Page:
70. Deaner, R. O., Barton, R. A., & Van Schaik, P. (2003). Primate brains and life histories: Renewing the connection. In P. M. Kappeler & M. E. Pereira (Eds.), Primate life histories and socioecology, pp. 233–265. Chicago: University of Chicago Press.Google Scholar
  71. Del Giudice, M. (2009). Sex, attachment, and the development of reproductive strategies. Behavioral and Brain Sciences, 32, 1–67.CrossRefGoogle Scholar
  72. de Muinck Keizer-Schrama, S. M. P. F., & Mul, D. (2001). Trends in pubertal development in Europe. Human Reproduction Update, 7, 287–291.CrossRefGoogle Scholar
  73. de Ridder, C. M., Thijssen, J. H., Van ’t Veer, P., van Duuren, R., Bruning, P. F., Zonderland, M. L., et al. (1991). Dietary habits, sexual maturation, and plasma hormones in pubertal girls: A longitudinal study. American Journal of Clinical Nutrition, 54, 805–813.Google Scholar
  74. DeMiguel, C., & Henneburg, M. (2001). Variation in hominid brain size: How much is due to method? Homo, 52, 3–58.CrossRefGoogle Scholar
  75. den Bosch, H. A. J., & Bout, R. G. (1998). Relationships between maternal size, egg size, clutch size, and hatchling size in European lacertid lizards. Journal of Herpetology, 32, 410–417.CrossRefGoogle Scholar
  76. Ding, Y. C., Chi, H. C., Grady, D. L., Morishima, A., Kidd, J. R., Kidd, K. K., et al. (2002). Evidence of positive selection acting at the human dopamine receptor D4 gene locus. Proceedings of the National Academy of Sciences USA, 99, 309–314.CrossRefGoogle Scholar
  77. Dingemanse, N. J., Both, C., Drent, P. J., & Tinbergen, J. M. (2004). Fitness consequences of avian personalities in a fluctuating environment. Proceedings of the Royal Society B, 271, 847–852.CrossRefGoogle Scholar
  78. Doblhammer, G., & Oeppen, J. (2003). Reproduction and longevity among the British peerage: The effect of frailty and health selection. Proceedings the Royal Society B, 270, 1541–1547.CrossRefGoogle Scholar
  79. Donaldson-Matasci, M. C., Lachmann, M., & Bergstrom, C. T. (2008). Phenotypic diversity as an adaptation to environmental uncertainty. Evolutionary Ecology Research, 10, 493–515.Google Scholar
  80. D’Onofrio, B. M., Turkheimer, E., Emery, R. E., Slutske, W. S., Heath, A. C., Madden, P. A., et al. (2006). A genetically informed study of processes underlying the association between parental martial instability and offspring adjustment. Developmental Psychology, 42, 486–499.CrossRefGoogle Scholar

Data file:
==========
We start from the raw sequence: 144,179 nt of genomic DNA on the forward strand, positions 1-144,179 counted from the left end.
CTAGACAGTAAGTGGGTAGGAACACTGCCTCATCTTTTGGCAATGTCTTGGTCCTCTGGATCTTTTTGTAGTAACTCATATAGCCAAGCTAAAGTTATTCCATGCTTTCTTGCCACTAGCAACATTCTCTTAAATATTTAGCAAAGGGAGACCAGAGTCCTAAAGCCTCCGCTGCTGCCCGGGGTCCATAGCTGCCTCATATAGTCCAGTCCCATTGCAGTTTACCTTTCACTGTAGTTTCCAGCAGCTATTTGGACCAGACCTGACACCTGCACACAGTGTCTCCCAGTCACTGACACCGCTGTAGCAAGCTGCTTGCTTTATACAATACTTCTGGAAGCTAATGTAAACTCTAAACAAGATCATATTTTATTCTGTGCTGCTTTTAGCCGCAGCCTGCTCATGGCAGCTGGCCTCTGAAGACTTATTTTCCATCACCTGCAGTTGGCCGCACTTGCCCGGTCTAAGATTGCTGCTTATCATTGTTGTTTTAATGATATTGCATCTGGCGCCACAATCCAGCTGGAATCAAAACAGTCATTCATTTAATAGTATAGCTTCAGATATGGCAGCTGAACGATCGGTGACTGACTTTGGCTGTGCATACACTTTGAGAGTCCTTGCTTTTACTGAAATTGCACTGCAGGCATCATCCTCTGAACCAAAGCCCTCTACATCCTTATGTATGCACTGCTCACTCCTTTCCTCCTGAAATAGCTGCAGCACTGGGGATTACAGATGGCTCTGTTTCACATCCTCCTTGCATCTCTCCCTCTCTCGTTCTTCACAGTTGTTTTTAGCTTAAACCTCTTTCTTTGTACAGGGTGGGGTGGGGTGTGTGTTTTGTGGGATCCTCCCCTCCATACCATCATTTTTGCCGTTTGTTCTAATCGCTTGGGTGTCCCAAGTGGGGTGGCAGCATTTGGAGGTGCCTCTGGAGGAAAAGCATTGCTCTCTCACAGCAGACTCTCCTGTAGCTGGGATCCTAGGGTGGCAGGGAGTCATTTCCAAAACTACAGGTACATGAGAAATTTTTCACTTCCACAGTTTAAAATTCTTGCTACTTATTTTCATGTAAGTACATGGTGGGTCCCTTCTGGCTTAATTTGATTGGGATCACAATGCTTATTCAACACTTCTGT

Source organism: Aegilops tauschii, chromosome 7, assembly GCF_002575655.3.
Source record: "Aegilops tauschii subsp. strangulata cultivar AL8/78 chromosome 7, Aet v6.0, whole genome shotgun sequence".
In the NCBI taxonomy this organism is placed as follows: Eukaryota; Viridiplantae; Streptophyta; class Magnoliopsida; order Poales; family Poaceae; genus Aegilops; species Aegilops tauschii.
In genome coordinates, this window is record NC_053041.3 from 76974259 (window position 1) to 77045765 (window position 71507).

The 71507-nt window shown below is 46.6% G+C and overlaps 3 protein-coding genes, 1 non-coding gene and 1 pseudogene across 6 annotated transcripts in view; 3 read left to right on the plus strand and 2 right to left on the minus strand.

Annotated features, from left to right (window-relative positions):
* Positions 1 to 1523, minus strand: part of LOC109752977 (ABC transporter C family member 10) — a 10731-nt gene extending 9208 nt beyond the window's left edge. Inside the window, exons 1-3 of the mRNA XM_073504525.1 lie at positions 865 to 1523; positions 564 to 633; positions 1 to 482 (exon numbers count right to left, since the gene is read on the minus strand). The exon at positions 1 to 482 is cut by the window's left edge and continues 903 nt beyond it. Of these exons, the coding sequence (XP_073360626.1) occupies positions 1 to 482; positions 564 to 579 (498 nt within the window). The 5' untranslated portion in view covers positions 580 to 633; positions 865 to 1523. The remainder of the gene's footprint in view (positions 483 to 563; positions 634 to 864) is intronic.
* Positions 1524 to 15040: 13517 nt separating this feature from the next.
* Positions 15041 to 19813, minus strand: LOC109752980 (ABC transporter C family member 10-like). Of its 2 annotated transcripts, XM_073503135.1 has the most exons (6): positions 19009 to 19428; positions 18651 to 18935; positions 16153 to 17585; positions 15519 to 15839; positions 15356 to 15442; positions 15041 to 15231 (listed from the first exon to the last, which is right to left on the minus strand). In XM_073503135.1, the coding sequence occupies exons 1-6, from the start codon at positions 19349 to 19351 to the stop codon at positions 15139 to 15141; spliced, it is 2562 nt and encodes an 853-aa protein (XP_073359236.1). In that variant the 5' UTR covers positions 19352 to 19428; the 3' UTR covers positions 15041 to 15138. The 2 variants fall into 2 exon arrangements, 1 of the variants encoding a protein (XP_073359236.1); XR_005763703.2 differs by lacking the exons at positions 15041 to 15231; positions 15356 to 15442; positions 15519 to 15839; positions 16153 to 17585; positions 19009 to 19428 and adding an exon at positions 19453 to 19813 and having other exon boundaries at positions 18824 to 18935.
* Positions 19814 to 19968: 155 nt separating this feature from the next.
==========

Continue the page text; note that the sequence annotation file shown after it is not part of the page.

81. Draper, P., & Harpending, H. (1988). A sociobiological perspective on the development of human reproductive strategies. In K. B. MacDonald (Ed.), Sociobiological perspectives on human development, pp. 340–372. New York: Springer-Verlag.CrossRefGoogle Scholar
  82. Dunbar, R. I. M. (1998). The social brain hypothesis. Evolutionary Anthropology, 6, 178–190.CrossRefGoogle Scholar
  83. Dunbar, R. I. M. (2003). The social brain: Mind, language, and society in evolutionary perspective. Annual Review of Anthropology, 32, 163–181.CrossRefGoogle Scholar
  84. Dzikowski, R., Hulata, G., Harpaz, S., & Karplus, I. (2004). Inducible reproductive plasticity of the guppy Poecilia reticulata in response to predation cues. Journal of Experimental Zoology Part A: Comparative Experimental Biology, 301A, 776–782.CrossRefGoogle Scholar
  85. Ebstein, R. (2006). The molecular genetic architecture of human personality: Beyond self-report questionnaires. Molecular Psychiatry, 11, 427–445.CrossRefGoogle Scholar
  86. Einum, S., & Fleming, I. A. (2004). Environmental unpredictability and offspring size: Conservative versus diversified bet-hedging. Evolutionary Ecology Research, 6, 443–455.Google Scholar
  87. Ellis, L. (1988). Criminal behavior and r/K selection: An extension of gene-based evolutionary theory. Personality and Individual Differences, 9, 697–708.CrossRefGoogle Scholar
  88. Ellis, B. J. (2004). Timing of pubertal maturation in girls: An integrated life history approach. Psychological Bulletin, 130, 920–958.CrossRefGoogle Scholar